parcels of large pearls. Whilst displaying them, however, one
exceedingly fine gem jumped clean out of his corn-tongs and was gone.
The whole office was turned upside-down for it, the carpet was taken
up, every piece of furniture examined, desks taken to pieces, and
chairs probed. Then the three men voluntarily and with apologetic
laughter undressed and searched each other's clothes, for it was an
embarrassing situation for all of them. However, the jewel could not
years went by. The owner of the office in which the pearl had been lost
was dead, the merchant who had lost the stone was dead, and since the
latter had no kin that could be traced the Republic had stepped in and
become his heir-at-law.
perhaps because things had become so desperately bad with him that
neither he nor his wife could ever be sure of their next day's dinner,
lived on. Then, on the eve of another Rosh Hashana (Jewish New
Year), when Kalman brought out his antediluvian top-hat to be furbished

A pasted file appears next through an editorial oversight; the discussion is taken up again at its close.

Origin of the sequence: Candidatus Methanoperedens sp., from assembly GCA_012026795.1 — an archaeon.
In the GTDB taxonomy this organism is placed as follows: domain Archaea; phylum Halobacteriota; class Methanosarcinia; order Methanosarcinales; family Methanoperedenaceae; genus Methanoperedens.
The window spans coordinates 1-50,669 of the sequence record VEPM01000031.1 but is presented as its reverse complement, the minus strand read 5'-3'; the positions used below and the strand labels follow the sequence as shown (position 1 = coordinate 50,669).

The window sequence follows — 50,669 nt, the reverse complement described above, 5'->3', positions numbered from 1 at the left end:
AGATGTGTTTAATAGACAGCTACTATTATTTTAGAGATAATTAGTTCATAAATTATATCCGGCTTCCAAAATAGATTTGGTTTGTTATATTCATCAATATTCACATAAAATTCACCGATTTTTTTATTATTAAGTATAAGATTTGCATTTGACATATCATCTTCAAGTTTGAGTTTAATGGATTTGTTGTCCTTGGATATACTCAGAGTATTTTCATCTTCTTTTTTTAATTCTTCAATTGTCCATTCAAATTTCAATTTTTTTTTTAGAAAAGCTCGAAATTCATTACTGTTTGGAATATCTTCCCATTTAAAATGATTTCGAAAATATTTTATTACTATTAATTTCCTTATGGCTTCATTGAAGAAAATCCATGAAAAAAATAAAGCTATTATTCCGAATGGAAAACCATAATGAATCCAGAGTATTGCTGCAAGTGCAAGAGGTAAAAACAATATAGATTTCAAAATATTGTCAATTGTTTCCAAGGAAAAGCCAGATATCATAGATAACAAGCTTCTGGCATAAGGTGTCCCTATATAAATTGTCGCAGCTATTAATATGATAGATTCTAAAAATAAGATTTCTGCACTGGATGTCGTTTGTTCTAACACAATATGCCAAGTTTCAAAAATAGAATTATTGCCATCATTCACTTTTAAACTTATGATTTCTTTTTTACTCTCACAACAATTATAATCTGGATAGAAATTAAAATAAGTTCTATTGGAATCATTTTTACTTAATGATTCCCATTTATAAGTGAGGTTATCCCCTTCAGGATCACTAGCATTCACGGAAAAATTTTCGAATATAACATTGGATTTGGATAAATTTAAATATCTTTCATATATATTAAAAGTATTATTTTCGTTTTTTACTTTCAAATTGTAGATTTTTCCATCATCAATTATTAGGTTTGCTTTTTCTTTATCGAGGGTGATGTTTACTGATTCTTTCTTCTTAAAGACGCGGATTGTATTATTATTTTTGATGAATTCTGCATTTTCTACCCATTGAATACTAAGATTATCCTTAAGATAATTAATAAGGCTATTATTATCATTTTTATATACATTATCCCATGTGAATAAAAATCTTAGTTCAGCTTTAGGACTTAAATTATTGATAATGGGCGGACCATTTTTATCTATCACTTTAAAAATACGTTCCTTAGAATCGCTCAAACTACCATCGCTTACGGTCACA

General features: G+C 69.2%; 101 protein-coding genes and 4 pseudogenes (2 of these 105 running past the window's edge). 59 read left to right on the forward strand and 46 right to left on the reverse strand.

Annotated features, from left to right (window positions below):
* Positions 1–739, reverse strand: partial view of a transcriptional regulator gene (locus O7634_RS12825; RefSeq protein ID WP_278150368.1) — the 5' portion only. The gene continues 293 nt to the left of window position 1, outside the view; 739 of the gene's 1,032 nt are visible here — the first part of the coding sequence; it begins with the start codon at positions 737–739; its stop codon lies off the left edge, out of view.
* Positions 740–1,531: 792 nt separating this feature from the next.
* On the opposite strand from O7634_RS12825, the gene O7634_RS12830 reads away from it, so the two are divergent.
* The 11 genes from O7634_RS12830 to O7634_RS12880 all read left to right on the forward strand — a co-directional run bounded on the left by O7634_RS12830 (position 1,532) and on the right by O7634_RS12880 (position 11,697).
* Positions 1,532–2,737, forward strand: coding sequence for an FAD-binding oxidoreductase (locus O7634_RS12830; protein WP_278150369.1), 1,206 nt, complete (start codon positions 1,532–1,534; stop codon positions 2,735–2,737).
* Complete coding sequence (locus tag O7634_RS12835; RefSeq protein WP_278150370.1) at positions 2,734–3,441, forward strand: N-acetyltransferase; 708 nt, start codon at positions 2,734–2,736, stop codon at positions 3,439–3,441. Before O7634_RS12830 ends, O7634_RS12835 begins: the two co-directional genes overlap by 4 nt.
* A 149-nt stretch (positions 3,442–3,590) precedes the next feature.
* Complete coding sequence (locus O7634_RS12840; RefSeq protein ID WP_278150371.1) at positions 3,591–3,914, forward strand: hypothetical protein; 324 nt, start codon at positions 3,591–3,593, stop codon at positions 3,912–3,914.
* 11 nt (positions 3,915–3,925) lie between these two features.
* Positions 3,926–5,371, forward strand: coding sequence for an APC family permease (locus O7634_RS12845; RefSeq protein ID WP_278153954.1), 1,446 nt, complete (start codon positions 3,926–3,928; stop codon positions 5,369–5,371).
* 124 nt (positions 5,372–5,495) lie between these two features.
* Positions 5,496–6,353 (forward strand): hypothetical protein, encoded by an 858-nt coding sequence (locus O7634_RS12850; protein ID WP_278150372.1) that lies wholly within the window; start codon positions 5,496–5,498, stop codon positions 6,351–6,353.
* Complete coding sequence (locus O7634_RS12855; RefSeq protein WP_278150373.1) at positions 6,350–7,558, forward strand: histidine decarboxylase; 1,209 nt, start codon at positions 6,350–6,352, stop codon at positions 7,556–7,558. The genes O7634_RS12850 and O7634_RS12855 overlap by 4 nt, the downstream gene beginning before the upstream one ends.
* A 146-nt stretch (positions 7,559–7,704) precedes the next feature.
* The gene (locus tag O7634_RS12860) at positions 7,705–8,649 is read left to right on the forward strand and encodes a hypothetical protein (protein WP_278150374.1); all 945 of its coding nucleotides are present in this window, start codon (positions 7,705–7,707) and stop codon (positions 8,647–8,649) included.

up in readiness for the Synagogue, his vigorous brushing solved the
fifteen-year-old mystery. Out upon the table dropped the long-missing
remembered that he had worn that top-hat fifteen years before on the
day when he had seen the gem become thin air. How the pearl had leaped
into the lining of the hat was no matter. There it had certainly hidden
during those long years. And now here it indubitably was, found again.
in fact, was fully fifty thousand francs, and he, Kalman, not knowing
at that moment where to turn for his rent. His first thought, however,
was "Police!" His wife saw in the gem a direct answer to prayer. But
Kalman poor was still Kalman honest, and without heeding the
remonstrances of the woman, he went straight to the Commissary of
Police of his arrondissement and reported the case.
would have thought, as Kalman did, that the official would have patted
him on the back and called him a fine fellow and bade him hope for a